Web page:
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## Pixar in a Box

### Course: Pixar in a Box>Unit 5

Lesson 1: Introduction to color

# HSL color model

Hue, saturation, and light (HSL) is another color selection model Pixar artists use. The color wheel helps to choose hue and saturation, and lightness can be adjusted with a slider. Compare HSL to the RGB color model and learn how it simplifies color selection for a more user-friendly experience.

## Want to join the conversation?

• Are RGB and HSL two different ways of completely representing one color? Do you have to define both of them to get a color, or is saying the HSL enough to completely say any color you want?
• The RGB model allows you to mix color i.e. red, green and blue to result in a new color.

The HSL model focuses on allowing you to adjust the brightness and saturation of a color.

They both are able to be converted to each other.
Here is a converter http://www.rapidtables.com/convert/color/hsl-to-rgb.htm
• why don't they use the three primary colors instead of red, green, and yellow?
• At , the video states that gray is made of the equal amount of all colors. Remembering this, how would create black and white?
• Make grey and then turn the lightness up or down to make white or black
• Is this color wheel in the HSL model also being used to represent CMYK?
• No it will not.
The CMYK model looks more like a Venn diagram with cyan, magenta, and yellow
The center will be black
• This is the best class to take in life.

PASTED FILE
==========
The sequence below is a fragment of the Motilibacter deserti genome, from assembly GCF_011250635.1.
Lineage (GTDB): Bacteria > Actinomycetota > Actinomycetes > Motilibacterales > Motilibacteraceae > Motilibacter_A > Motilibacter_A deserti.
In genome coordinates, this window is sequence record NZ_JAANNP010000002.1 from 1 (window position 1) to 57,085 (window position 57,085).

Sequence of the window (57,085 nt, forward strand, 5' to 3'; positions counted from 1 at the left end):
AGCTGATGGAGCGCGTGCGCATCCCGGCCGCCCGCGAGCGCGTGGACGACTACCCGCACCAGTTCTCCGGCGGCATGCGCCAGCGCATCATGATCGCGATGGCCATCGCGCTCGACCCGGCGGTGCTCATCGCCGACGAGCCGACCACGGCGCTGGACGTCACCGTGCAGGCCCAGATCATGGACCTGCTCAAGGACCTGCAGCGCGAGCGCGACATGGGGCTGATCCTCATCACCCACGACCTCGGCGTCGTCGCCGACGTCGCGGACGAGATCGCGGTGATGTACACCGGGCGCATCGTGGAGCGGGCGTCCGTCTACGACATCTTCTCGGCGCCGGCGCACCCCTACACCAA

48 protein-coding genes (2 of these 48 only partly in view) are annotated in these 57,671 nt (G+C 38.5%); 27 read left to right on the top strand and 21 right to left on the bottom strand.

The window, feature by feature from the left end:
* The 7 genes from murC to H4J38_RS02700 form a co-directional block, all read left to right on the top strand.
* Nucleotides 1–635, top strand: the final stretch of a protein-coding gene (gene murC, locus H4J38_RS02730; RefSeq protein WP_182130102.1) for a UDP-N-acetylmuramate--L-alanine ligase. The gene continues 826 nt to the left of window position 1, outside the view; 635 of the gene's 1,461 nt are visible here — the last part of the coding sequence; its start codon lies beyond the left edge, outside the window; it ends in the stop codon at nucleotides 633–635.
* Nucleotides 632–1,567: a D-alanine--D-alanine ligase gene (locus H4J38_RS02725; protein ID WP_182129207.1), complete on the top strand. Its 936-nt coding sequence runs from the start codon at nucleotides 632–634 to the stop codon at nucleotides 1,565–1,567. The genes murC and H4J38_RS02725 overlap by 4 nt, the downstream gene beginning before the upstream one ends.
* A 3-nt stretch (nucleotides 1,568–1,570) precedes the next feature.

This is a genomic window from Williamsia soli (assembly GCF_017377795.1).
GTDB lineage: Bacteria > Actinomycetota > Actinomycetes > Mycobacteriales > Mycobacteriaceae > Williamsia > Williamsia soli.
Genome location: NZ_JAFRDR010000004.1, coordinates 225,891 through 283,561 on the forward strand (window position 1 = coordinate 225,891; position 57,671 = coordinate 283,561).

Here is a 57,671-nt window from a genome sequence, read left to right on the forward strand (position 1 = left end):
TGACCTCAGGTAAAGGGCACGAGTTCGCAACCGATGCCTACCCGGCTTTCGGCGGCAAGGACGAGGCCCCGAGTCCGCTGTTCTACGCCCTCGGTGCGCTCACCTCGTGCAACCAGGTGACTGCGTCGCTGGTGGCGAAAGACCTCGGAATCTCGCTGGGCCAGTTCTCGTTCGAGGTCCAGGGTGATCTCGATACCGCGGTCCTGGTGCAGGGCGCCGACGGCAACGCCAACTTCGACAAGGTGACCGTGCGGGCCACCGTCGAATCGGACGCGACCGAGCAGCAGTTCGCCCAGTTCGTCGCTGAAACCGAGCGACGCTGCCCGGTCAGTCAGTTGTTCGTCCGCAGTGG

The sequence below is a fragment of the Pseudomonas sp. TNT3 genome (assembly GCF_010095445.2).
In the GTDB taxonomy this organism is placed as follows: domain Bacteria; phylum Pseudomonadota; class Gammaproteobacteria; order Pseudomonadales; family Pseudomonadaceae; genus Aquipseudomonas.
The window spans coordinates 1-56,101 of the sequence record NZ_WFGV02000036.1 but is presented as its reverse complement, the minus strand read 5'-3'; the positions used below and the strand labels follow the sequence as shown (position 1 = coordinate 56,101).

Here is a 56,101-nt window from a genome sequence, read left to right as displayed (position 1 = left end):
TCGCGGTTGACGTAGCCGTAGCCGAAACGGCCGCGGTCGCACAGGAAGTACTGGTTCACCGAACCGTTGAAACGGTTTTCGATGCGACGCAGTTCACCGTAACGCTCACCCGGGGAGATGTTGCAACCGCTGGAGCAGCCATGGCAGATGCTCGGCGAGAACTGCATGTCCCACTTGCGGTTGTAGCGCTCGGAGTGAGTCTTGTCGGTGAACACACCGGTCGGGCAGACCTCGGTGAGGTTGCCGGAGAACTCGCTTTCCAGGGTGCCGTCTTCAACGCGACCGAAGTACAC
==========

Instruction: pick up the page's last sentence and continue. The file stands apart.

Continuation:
• hears automaticity starts songs “Gray street” by Dave Mathews
• Does our eyes use the RGB OR the HSL color model.
• Well, it's not really the same as pixels, but humans have 3 color-sensitive cones. One detects red, one for green, and one for blue, so basically, we use the RGB model, but we use specialized cells instead of pixels. Hope this helped!
(1 vote)
• what is the difference in LIGHTNESS and VALUE (as in HSL and HSV respectively)
(1 vote)
• Are there other sorts of colour finding systems like, RGB, HSL, and CYMK?
• YUV is the color system used in televisions. Y is the luminance signal; U and V are "chrominance." They carry portions of the color. This system was invented in order to make color television signals compatible with older black-and-white TV sets. Several variants of the YUV scheme exist (YIQ, YCbCr, YPbPr), and although they're not actually compatible mathematically, they're similar in function.

LAB color is used in scientific applications where addressing colors that are outside of the human visual range might be important. It is very precise but not common.

XYZ color, similar to RGB, is designed to simulate the behavior of our eyes. It's probably the oldest scientific color model, developed in the early 1930's.

There are also color matching systems like Pantone, where exact colors can be produced by referring to them by name or number. This isn't properly a color model, but it's very commonly used by graphic artists to specify colors to be used in print.

And there are variants on all of the color models mentioned. The Munsell system, for instance, is an early form of HSL. Munsell was a painter and art teacher in the early 1900's who wrote several books about color.